By Benjamin Butterworth
Late Editor and Senior Reporter
It’s set to be the fastest-selling album of the year, with millions of Adele fans waiting more than five years to hear her new music.
But one man who actually received the hallowed record early managed to miss the fact he’d been sent a highly-coveted copy of the singer’s new record, 30, before its general release – and before a crucial interview with its creator.
Journalist Matt Doran realised the error when Adele asked him if he liked her album, during a very expensive set-piece interview for Australian television.
The host of Channel Seven’s Weekend Sunrise had been flown from Sydney to London on 4 November to sit down with one of the biggest singers in the world. But during the talk he was forced to confess that he had not actually listened to the prized 12-track record.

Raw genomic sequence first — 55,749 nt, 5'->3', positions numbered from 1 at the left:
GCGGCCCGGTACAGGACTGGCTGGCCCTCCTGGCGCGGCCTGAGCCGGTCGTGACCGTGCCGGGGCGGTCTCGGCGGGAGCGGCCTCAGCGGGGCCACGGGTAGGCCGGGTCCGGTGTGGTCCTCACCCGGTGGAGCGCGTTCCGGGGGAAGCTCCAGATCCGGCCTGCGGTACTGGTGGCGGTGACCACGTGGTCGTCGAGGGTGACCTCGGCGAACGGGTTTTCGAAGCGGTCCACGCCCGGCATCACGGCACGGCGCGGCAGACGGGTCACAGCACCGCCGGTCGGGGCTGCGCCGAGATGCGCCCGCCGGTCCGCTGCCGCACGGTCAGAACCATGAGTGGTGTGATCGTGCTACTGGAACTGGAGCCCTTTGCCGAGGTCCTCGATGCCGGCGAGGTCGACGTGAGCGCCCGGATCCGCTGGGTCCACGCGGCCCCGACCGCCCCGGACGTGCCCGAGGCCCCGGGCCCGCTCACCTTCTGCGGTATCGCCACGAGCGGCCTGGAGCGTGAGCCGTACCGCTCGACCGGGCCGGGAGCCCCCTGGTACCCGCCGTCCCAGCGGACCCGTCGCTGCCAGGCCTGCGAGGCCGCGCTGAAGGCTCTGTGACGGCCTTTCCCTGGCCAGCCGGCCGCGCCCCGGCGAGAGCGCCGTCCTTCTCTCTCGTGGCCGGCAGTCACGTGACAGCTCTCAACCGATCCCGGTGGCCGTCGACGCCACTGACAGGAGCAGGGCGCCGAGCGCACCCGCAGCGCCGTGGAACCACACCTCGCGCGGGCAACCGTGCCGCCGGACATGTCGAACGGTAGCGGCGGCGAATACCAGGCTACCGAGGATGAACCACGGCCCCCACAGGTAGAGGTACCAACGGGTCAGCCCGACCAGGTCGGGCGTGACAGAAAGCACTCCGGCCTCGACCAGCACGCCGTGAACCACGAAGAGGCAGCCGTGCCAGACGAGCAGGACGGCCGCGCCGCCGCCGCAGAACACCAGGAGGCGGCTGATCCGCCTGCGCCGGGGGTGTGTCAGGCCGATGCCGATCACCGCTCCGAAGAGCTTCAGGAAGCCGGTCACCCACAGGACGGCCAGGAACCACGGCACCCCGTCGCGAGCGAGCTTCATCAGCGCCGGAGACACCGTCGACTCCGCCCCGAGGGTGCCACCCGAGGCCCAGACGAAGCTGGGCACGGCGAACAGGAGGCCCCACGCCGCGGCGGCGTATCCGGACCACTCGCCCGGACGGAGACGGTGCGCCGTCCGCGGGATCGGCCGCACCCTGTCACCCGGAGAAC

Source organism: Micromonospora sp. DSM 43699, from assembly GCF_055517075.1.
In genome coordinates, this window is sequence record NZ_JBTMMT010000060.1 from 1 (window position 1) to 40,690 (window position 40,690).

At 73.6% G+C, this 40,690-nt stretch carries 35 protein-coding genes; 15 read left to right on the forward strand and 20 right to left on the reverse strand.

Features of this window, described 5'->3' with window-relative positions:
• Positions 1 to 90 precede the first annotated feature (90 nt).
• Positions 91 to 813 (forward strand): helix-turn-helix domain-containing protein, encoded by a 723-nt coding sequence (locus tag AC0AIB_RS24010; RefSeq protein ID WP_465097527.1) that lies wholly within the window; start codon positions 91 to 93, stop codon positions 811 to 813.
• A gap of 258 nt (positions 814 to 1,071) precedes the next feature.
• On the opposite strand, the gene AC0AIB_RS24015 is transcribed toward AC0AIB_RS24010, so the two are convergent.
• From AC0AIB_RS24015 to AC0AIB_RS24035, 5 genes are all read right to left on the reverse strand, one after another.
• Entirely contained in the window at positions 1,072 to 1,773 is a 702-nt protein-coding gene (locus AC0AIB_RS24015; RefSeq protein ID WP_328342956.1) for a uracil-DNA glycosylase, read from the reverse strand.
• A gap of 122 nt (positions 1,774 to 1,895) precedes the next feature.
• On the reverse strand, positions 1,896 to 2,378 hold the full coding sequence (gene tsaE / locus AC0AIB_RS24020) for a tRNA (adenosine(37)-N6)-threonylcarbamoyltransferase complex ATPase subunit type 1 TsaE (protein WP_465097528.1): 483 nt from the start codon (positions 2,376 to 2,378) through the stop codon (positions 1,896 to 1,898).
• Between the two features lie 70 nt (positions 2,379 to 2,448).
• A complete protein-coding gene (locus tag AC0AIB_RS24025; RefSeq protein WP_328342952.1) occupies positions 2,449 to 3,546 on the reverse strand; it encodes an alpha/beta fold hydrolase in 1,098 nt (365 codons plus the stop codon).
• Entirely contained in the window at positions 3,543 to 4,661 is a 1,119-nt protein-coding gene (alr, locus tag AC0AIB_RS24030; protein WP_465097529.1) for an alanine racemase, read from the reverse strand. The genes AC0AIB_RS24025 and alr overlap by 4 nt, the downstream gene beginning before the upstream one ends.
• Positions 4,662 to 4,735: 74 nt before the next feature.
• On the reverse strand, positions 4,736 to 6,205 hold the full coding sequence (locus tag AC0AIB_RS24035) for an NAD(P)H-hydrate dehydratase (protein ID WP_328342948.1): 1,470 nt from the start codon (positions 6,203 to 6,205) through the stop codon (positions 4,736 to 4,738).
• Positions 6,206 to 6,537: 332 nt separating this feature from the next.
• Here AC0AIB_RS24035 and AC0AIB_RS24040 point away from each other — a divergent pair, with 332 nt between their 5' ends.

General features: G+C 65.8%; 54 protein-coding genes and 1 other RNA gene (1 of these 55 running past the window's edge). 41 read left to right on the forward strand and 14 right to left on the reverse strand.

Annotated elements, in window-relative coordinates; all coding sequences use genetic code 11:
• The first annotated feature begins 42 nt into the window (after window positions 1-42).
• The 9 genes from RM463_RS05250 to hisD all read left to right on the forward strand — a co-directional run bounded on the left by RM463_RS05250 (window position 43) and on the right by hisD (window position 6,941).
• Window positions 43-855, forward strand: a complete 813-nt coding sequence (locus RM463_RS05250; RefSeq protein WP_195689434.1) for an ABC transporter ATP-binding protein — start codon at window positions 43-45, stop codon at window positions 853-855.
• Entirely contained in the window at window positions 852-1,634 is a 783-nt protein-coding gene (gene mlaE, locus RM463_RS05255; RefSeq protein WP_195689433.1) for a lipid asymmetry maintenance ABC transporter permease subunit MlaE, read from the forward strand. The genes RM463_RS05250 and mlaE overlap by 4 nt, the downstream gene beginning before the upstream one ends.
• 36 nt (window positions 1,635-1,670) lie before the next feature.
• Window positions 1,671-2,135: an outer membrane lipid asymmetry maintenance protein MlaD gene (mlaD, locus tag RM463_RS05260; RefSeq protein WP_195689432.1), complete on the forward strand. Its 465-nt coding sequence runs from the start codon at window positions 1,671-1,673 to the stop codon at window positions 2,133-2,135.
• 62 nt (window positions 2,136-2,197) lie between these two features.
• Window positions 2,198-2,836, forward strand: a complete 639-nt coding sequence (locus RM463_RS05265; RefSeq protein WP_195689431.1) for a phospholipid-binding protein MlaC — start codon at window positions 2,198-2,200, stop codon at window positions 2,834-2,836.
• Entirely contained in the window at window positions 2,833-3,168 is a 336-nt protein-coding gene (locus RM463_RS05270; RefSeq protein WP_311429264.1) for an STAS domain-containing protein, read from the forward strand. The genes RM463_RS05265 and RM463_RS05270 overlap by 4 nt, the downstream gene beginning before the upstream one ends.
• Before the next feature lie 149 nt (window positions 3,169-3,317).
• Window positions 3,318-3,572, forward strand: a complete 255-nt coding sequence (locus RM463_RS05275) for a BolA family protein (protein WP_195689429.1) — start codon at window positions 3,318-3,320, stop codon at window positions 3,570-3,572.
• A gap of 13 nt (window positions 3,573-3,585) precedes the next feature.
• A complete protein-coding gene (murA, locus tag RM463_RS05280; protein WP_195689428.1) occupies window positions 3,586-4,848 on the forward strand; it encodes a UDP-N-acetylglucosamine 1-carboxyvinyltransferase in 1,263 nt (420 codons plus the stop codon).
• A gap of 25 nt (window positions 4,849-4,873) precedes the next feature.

Sony withheld footage of the chat with Adele, depriving the breakfast show of a major coup, and the London-born singer’s only Australian interview.
He told The Australian newspaper he was “mortified and unequivocally apologetic” about the incident. “It was an oversight but not a deliberate snub. This is the most important email I have ever missed,” he added.
Initial reports ‘speculated Adele walked out of the interview, but the news anchor said this didn’t happen.
“Adele didn’t storm out,” he said. “In fact, it was the polar opposite. What was meant to be 20 minutes was extended to 29 minutes.
“The majority of the chat was about the album. I told her, ‘I’ve only had the privilege of hearing “Easy on Me”, but not the other tracks’.”
Doran said he had missed the email containing the preview of the album while he was flying to London, and he was “totally unaware” he was in possession of the record – which was only publicly released on Friday, weeks after the London trip.
He was not seen on screen for two weeks after the incident – however, he said he had not been formally suspended by the station.
Meanwhile a fellow journalist of the same name – a political correspondent – , called on Adele fans to stop targeting him with criticism. “Go easy on me…” he wrote online.